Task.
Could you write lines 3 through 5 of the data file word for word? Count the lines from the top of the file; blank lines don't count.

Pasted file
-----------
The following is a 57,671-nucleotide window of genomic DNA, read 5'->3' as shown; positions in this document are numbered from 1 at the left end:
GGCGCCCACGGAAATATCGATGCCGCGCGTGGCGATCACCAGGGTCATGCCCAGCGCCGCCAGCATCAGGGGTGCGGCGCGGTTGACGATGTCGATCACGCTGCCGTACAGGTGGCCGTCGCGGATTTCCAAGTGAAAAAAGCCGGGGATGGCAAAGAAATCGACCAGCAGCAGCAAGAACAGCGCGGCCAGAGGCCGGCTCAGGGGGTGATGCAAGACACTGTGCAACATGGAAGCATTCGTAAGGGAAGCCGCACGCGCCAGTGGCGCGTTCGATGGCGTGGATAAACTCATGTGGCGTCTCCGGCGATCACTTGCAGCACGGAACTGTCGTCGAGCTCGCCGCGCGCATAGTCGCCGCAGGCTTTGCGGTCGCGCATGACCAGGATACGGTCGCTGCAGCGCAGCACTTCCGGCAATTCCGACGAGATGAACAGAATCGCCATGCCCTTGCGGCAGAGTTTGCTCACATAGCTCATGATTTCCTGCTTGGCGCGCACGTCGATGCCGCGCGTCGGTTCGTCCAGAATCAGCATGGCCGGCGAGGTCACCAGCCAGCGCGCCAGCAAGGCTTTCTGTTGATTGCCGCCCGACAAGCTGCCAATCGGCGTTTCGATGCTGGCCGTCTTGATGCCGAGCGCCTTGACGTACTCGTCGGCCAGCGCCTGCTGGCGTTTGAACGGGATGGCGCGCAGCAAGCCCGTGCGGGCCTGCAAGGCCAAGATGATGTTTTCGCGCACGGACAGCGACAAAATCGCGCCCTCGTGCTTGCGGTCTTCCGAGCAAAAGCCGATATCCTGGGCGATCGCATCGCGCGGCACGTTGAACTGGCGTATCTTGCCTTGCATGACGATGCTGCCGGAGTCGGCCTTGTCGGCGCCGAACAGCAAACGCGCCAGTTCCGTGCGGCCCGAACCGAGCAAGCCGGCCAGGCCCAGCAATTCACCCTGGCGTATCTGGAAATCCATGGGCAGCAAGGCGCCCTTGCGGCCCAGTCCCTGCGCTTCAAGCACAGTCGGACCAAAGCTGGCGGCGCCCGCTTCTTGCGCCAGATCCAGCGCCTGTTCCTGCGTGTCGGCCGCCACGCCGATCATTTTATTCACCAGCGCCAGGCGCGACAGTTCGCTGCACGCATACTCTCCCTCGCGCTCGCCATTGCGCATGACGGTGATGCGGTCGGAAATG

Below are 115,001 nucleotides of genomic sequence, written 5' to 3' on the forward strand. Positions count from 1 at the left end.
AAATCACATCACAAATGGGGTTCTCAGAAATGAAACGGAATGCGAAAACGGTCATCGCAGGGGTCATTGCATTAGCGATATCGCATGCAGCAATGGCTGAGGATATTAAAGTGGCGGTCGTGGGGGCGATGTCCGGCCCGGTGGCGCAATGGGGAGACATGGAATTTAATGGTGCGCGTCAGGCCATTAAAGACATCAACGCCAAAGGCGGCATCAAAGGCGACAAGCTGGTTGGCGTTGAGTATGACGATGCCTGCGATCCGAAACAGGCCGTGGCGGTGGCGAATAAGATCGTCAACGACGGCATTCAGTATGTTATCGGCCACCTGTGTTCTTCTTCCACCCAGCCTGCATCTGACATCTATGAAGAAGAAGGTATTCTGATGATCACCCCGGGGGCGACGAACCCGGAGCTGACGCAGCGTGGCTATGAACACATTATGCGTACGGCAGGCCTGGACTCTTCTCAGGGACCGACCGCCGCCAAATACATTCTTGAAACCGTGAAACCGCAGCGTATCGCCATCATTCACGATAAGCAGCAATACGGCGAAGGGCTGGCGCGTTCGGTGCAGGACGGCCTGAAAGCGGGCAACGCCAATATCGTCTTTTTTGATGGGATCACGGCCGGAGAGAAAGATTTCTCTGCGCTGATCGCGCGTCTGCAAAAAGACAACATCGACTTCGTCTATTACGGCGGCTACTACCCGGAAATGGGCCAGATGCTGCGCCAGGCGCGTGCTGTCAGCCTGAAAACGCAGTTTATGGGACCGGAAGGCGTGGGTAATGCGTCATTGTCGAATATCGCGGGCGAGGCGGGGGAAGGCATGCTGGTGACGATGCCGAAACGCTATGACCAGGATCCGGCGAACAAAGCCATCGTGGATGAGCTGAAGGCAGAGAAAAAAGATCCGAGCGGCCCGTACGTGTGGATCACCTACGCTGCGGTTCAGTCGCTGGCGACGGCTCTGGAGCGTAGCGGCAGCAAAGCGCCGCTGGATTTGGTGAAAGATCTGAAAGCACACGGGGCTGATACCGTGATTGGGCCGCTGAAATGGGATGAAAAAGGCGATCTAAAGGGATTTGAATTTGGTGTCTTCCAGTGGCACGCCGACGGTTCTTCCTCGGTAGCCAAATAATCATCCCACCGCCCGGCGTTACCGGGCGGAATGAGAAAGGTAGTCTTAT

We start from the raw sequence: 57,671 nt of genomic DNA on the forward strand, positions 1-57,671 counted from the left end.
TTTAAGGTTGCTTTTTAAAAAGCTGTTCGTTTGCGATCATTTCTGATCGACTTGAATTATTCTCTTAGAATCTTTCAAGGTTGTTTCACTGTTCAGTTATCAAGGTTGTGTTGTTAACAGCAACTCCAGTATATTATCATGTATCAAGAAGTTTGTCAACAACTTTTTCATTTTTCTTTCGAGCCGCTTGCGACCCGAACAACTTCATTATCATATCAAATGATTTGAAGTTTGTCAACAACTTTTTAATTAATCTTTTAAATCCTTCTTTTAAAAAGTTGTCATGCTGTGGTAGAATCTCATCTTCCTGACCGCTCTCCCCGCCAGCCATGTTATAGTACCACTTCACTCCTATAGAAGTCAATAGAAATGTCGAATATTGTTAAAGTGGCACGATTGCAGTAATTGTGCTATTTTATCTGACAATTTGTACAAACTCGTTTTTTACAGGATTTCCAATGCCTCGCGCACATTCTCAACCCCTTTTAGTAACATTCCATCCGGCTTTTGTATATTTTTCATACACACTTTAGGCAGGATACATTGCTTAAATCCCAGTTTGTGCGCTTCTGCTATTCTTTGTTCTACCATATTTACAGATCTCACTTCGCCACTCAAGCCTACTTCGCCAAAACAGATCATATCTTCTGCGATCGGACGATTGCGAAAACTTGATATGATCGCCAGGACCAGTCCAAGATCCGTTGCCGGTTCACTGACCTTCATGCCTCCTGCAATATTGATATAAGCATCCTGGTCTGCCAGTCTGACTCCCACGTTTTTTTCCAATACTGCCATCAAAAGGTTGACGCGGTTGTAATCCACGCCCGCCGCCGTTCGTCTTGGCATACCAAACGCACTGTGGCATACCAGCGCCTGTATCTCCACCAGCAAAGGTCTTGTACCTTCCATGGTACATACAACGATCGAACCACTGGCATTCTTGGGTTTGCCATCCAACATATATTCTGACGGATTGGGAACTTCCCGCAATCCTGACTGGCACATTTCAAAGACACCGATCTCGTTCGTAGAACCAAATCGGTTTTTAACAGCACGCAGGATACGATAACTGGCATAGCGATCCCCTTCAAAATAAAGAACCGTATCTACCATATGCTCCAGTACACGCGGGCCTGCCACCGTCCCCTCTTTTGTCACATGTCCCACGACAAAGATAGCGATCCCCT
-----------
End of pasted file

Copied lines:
Below are 115,001 nucleotides of genomic sequence, written 5' to 3' on the forward strand. Positions count from 1 at the left end.
AAATCACATCACAAATGGGGTTCTCAGAAATGAAACGGAATGCGAAAACGGTCATCGCAGGGGTCATTGCATTAGCGATATCGCATGCAGCAATGGCTGAGGATATTAAAGTGGCGGTCGTGGGGGCGATGTCCGGCCCGGTGGCGCAATGGGGAGACATGGAATTTAATGGTGCGCGTCAGGCCATTAAAGACATCAACGCCAAAGGCGGCATCAAAGGCGACAAGCTGGTTGGCGTTGAGTATGACGATGCCTGCGATCCGAAACAGGCCGTGGCGGTGGCGAATAAGATCGTCAACGACGGCATTCAGTATGTTATCGGCCACCTGTGTTCTTCTTCCACCCAGCCTGCATCTGACATCTATGAAGAAGAAGGTATTCTGATGATCACCCCGGGGGCGACGAACCCGGAGCTGACGCAGCGTGGCTATGAACACATTATGCGTACGGCAGGCCTGGACTCTTCTCAGGGACCGACCGCCGCCAAATACATTCTTGAAACCGTGAAACCGCAGCGTATCGCCATCATTCACGATAAGCAGCAATACGGCGAAGGGCTGGCGCGTTCGGTGCAGGACGGCCTGAAAGCGGGCAACGCCAATATCGTCTTTTTTGATGGGATCACGGCCGGAGAGAAAGATTTCTCTGCGCTGATCGCGCGTCTGCAAAAAGACAACATCGACTTCGTCTATTACGGCGGCTACTACCCGGAAATGGGCCAGATGCTGCGCCAGGCGCGTGCTGTCAGCCTGAAAACGCAGTTTATGGGACCGGAAGGCGTGGGTAATGCGTCATTGTCGAATATCGCGGGCGAGGCGGGGGAAGGCATGCTGGTGACGATGCCGAAACGCTATGACCAGGATCCGGCGAACAAAGCCATCGTGGATGAGCTGAAGGCAGAGAAAAAAGATCCGAGCGGCCCGTACGTGTGGATCACCTACGCTGCGGTTCAGTCGCTGGCGACGGCTCTGGAGCGTAGCGGCAGCAAAGCGCCGCTGGATTTGGTGAAAGATCTGAAAGCACACGGGGCTGATACCGTGATTGGGCCGCTGAAATGGGATGAAAAAGGCGATCTAAAGGGATTTGAATTTGGTGTCTTCCAGTGGCACGCCGACGGTTCTTCCTCGGTAGCCAAATAATCATCCCACCGCCCGGCGTTACCGGGCGGAATGAGAAAGGTAGTCTTAT

We start from the raw sequence: 57,671 nt of genomic DNA on the forward strand, positions 1-57,671 counted from the left end.